“We don’t have a classroom for you.”
“Sooo . . . . Where do I go?”
“Well, we’ve converted a closet into an office for you. And we found this cart so you can wheel around your stuff to various classrooms during teachers’ off periods.”
You think you’re starting your workshop classroom from scratch? I’m willing to bet you’ve got more than I had that November when I accepted my first teaching job replacing someone who gave up and walked out of this challenging middle school. But I was armed with the idealism and youthful energy of a recent graduate of the University of Texas Guszak Reading Specialist Program, modeled after Nancy Atwell’s book In the Middle.
So here’s what I did:
1. Find the library
There were only two teachers at the school who were willing to help me. They proudly gave me copies of the weekly practice worksheets they passed out to “keep their students busy”. Not my style. And when I tried it, there were major behavior problems – like daily fights, making a compass into shank and holding it to my abdomen problems. So, I went to the library. I found out how the students could check out books. And that was the only thing the “librarian” would do to help me or the kids. So, I took them, and they each checked out 2 books.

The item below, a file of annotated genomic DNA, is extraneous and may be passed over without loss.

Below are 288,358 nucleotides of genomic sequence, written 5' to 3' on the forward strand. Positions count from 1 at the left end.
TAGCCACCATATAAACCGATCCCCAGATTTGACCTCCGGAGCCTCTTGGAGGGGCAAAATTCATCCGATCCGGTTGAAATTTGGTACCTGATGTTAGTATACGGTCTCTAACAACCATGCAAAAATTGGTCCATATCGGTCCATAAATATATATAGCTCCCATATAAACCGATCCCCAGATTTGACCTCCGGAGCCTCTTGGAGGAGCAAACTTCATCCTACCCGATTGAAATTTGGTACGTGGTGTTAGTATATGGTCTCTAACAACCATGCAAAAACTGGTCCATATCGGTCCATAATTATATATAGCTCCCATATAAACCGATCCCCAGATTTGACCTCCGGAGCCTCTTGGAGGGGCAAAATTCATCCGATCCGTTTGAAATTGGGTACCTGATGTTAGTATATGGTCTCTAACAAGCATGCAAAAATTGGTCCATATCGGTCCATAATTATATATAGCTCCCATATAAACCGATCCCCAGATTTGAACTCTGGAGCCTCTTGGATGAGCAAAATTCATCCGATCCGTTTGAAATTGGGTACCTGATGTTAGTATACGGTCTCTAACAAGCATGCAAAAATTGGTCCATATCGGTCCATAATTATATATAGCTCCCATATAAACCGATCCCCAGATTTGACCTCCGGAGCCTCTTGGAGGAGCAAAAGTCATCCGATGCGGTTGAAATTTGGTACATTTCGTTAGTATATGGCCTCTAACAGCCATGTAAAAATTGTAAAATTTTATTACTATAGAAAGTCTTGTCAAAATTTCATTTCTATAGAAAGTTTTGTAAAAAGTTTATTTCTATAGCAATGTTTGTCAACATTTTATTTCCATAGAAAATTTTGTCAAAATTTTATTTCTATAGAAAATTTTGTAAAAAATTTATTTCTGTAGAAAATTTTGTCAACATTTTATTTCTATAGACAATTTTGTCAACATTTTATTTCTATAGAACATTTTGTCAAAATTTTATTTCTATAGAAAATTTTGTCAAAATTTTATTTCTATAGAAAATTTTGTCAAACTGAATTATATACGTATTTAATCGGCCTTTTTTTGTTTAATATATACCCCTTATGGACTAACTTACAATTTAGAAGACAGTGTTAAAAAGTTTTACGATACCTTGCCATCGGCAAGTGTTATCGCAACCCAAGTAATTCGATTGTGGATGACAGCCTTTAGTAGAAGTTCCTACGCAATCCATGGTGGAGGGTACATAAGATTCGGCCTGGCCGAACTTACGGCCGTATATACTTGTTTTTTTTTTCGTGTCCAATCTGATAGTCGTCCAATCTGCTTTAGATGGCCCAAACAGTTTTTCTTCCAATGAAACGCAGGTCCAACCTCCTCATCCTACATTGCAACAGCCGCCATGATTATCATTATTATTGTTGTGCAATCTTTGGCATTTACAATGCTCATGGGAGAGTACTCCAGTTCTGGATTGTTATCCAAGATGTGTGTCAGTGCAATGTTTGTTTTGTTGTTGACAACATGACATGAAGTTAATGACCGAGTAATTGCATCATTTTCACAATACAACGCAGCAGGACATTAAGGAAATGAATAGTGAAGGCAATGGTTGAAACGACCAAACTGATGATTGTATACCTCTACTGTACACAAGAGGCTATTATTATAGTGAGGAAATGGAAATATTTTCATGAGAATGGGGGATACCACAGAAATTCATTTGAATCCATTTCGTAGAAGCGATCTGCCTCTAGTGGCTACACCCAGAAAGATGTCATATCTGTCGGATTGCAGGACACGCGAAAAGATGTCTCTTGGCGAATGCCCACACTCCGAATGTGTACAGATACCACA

2. Scrounge for Materials
The school supply closet housed the bare minimum: file folders, pencils, rulers, scissors, glue, brads, paper clips, paper. Really. That’s it. The students came to school with nothing more than themselves and their anger – no supplies whatsoever. So I punched holes in the file folders, filled them with notebook paper, secured them with brads, and viola – composition notebooks for each student. I kept them all on my cart and wheeled them around the school with 60 sharpened pencils all day, every day.
3. Model Enthusiasm
I used Summer of Fear by Lois Duncan as my model. I dramatically read key parts aloud to them while taking notes in my notebook. I might read a good setting description, take notes, then tell them to hunt for similar setting descriptions in their books as they read that day. Then I did something really revolutionary. I let them read.
4. Schedule Time to Read
I left the bulk of the class period for reading. It’s that simple. And it’s the most powerful. Let. Them. Read.
It was embarrassingly far from perfect. Many kids were severely mismatched with books, others were totally faking reading, I didn’t gather or track data, I didn’t conference. But it was SO much better than worksheets all year in EVERY way. The behavior problems ended, there was structure to the class, and there were many kids that year who actually read a whole book or two!
The important thing is that you just start. Start with what you have and what you know. Take the first imperfect but powerful step to get your kids reading, then the next step , and the step after that, and keep building. Keep making mistakes. Keep celebrating the victories. Keep regrouping and improving. That’s all any of us can do.
Good luck to you! I’m cheering you on! Let me know how it’s going! And happy reading.